Be Careful Whom You Learn From

That’s my Six-Word Memoir.  Ominous, yet thoughtful.  That is how I like to think I am as a teacher, as a person 🙂  This is how I started my year in all of my classes.  My students had to write their Six-Word Memoir on a slip of colorful paper, illustrate it and staple it to one of my bulletin boards.  They shared their memoirs with the class to let me get to know them at this stage in their lives (most of them I have taught previously because it is a small school).

I love the Six-Word Memoir format, because not only does it ask students to say something honest about themselves, but it also requires students to be purposeful with their diction. The students seemed to really enjoy it, and actually labored quite diligently to ensure that they captured themselves just right. It was such a great activity, that I thought I would share my materials.  I know that Six-Word Memoirs are nothing new, but I can’t help but sing their praises.

What is a Six-Word Memoir?

A Six-Word memoir is a type of short writing coined by SMITH Magazine.  A memoir is a piece of nonfiction similar to an autobiography.  However, a memoir focuses on just one portion of a person’s life.  A Six-Word Memoir is just as it sounds: it must be six words and it must be from your perspective.  SMITH Magazine even has contests, books, and even the Six-Word Festival running from September 26-28 on Twitter. You will write a six-word memoir for yourself.

How Can I Use Them in the English Classroom?

When I went to the APSI this summer, we learned how to use Six-Word Memoirs effectively in the classroom.  Here are just a few ways I think you could use them expanding on what I learned at the institute.

  1. As an introduction activity (like I did on the first day).
  2. As character analysis-A student would write a six-word memoir from the perspective of a character in a novel or short-story.  You could even make this a guessing game, where you make groups write six-word memoirs and the other students have to guess which character is saying what (great for stories with many characters).  You could also do this in the first couple chapters for a character, then at the end of the novel to show character growth and transformation.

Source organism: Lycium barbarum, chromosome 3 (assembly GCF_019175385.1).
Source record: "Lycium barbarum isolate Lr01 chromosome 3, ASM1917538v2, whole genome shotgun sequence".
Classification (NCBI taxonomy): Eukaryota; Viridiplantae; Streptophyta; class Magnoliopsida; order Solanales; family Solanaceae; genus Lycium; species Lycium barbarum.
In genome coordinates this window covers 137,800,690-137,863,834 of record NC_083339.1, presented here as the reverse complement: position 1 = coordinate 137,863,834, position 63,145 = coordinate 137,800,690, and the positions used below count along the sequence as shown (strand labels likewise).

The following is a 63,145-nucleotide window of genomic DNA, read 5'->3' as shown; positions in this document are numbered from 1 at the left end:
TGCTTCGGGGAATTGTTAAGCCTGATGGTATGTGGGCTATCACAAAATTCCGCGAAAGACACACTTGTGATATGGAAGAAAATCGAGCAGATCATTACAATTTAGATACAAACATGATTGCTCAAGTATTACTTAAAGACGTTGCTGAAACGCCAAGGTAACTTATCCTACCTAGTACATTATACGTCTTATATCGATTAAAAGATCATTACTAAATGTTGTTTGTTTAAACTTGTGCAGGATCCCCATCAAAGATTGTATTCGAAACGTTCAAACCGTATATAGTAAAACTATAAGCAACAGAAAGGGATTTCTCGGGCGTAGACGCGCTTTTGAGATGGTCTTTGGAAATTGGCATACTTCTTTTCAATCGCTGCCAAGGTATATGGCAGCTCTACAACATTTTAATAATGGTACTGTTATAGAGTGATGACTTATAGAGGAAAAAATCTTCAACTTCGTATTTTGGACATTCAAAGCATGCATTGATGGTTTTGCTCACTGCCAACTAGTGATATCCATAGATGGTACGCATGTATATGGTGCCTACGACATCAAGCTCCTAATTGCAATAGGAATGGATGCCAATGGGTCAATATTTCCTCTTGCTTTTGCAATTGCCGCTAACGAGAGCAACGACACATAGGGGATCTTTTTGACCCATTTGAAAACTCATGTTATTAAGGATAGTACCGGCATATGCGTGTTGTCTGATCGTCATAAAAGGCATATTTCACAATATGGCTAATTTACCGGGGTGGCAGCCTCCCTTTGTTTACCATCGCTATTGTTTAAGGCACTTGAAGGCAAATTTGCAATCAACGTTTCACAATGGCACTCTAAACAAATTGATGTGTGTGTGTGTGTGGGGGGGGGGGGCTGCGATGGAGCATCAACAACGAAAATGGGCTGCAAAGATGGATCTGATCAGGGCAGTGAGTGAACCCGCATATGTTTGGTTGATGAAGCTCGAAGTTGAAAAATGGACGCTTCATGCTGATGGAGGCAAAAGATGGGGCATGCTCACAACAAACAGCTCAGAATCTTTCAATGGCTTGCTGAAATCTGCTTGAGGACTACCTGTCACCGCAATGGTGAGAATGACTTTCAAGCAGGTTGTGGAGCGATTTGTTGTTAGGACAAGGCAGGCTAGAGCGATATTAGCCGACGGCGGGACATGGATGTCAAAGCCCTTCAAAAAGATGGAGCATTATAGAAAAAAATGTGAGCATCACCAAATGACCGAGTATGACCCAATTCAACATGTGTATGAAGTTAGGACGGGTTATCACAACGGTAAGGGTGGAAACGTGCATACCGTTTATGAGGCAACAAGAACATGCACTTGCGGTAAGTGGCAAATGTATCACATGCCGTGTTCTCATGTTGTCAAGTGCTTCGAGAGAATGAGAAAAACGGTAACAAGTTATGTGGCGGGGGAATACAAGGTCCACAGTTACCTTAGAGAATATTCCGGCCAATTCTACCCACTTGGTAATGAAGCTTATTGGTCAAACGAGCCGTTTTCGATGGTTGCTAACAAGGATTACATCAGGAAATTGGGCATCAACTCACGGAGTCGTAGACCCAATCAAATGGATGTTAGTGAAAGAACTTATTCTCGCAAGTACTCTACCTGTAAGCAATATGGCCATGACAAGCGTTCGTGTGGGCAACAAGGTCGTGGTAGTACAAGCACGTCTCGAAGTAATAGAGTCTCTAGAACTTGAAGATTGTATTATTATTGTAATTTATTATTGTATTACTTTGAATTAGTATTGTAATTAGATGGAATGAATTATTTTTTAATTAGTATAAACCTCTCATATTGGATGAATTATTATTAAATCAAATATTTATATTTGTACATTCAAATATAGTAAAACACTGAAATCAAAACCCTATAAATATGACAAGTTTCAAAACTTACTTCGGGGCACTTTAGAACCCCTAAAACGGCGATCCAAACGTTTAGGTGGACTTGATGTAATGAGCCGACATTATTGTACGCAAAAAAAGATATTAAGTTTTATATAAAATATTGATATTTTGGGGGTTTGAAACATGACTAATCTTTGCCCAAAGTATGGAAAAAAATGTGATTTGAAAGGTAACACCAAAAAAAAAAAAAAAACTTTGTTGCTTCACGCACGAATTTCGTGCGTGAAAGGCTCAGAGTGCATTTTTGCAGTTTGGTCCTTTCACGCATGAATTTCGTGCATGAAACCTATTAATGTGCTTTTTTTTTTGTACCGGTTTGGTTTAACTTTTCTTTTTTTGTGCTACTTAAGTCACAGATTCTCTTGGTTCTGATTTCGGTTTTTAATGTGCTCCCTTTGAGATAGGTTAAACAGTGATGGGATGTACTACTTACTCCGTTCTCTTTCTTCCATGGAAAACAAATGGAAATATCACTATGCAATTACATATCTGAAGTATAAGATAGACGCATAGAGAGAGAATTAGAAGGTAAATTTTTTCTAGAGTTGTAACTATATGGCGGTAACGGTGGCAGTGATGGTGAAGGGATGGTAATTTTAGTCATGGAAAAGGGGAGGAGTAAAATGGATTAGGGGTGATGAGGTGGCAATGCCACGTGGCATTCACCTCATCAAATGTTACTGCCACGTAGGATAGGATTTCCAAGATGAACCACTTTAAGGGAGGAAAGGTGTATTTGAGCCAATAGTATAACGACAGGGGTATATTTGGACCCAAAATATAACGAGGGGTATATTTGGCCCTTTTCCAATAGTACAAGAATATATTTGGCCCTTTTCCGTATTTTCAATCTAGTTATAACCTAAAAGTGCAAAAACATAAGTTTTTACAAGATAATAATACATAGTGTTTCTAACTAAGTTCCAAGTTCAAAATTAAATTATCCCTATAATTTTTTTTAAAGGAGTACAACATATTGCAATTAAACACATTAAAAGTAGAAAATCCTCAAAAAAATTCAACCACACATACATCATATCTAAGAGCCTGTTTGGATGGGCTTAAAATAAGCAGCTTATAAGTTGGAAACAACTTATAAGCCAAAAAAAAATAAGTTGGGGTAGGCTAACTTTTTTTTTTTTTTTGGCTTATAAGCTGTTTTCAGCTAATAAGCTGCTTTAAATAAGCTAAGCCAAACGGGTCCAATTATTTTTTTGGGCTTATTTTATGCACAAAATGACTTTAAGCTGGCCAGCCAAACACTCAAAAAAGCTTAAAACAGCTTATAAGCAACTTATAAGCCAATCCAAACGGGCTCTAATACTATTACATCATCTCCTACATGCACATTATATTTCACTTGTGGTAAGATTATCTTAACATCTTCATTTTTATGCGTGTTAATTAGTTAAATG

3. As setting analysis-A student would write a six-word memoir for the setting of a novel.  We all know that setting can be crucial and almost a character within itself with its own voice and tales to tell.  Writing a memoir for a setting would be especially effective for novels where setting is pivotal to the novel (Oceania from 1984, Maycomb from To Kill a Mockingbird, The Different Districts in The Hunger Games etc.) or to show differences between different settings within the same novel.
  4. As author analysis-A student would write a six-word memoir from the author’s perspective.  After finishing a novel, the students would attempt to write what the author was trying to communicate to the reader in just 6 words.  This would be close to writing thematic statements from the novel.
  5. In creative writing-This is a wonderful activity to use in any CW course or club.  It could be a section or contest in school literary magazines or publications as well!

Here is the small assignment I gave to my students on the first day.  We will be using them throughout the year as one of our many tools to analyze literature!

6 Word Memoirs First Day Activity


3 thoughts on “Be Careful Whom You Learn From

  1. That’s a fantastic idea! I’ll be doing my student teaching in the spring (and hopefully getting a job as an English teacher not too long after that). This would be a great activity to try. Thanks!

  2. Pingback: One School, One Book | The Wordy Teacher

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